Periodontal diseases in children and adolescents
Figure 40.1 Classification of periodontal diseases and conditions for children and adolescents. From Armitage (1999).
Figure 40.2 Simplified Basic Periodontal Examination (BPE) screening in children and adolescents. WHO, World Health Organisation. From Ainamo et al. (1984); see also Clerehugh (2008).
Figure 40.3 Plaque-induced gingivitis in a 16-year-old girl.
Figure 40.4 Plaque-induced gingivitis in a 15-year-old Asian girl.
Figure 40.5 (a) Plaque-induced gingivitis and supragingival calculus on the labial of the lower incisors in a 10-year-old Asian girl. (b) Lingual lower anteriors with supragingival calculus.
Figure 40.6 Plaque-induced gingivitis and local contributing factors. (a) Localised recession. (b) Frenal attachments near the gingival margin. (c) A 19-year-old girl with amelogenesis imperfecta and calculus. (d) Incompetent lips and mouth breathing exacerbating gingivitis anteriorly in a 12-year-old boy.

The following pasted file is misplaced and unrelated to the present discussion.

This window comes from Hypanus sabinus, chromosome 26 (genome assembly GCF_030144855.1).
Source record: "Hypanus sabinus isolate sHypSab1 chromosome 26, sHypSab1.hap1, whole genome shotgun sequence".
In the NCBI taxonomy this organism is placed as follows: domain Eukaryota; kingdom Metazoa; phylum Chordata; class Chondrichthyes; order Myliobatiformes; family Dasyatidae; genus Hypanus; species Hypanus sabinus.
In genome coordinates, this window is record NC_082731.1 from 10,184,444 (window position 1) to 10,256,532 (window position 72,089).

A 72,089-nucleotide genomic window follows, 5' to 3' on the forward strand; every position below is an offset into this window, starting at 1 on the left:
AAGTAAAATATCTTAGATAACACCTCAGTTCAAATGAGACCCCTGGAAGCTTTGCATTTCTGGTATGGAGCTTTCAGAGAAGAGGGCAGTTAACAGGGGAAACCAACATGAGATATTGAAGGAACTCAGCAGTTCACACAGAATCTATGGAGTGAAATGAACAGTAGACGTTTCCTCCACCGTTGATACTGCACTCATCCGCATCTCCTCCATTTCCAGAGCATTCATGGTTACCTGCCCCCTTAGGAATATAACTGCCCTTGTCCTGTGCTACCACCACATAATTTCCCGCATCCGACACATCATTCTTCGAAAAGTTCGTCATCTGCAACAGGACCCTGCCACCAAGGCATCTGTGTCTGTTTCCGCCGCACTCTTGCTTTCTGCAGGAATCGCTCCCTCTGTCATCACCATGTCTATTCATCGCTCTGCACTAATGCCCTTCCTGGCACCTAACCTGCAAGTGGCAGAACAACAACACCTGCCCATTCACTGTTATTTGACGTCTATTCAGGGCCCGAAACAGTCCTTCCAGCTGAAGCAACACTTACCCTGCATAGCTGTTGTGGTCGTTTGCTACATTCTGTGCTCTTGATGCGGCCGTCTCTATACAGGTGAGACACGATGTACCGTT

Figure 40.7 Non-plaque-induced gingival condition: primary herpetic gingivostomatitis. Herpes simplex virus 1 vesicles on the gingiva (a, b) and tongue (c). Courtesy of Dr S. Kindelan.
Figure 40.8 Non-plaqueinduced gingival condition: neutropenia in a young child with severe gingival inflammation and mobile primary incisors. Courtesy of Dr S. Kindelan.
Figure 40.9 Non-plaque-induced gingival condition: histoplasmosis in a young, severely immunocompromised child with bone marrow rejection. There is a fungal infection, deep mycoses and histoplasma capsulatum. Courtesy of Professor I. L. C. Chapple.
Figure 40.10 (a) The results of a 5-year study of clinical attachment loss in 14–19-year-old adolescents in Rochdale, UK. (b) Incipient chronic periodontitis in a 19-year-old. From Clerehugh et al. (1990).
Figure 40.11 (a–c) Localised aggressive periodontitis in a 12-year-old black girl of African origin.
Figure 40.12 Papillon–Lefèvre/>
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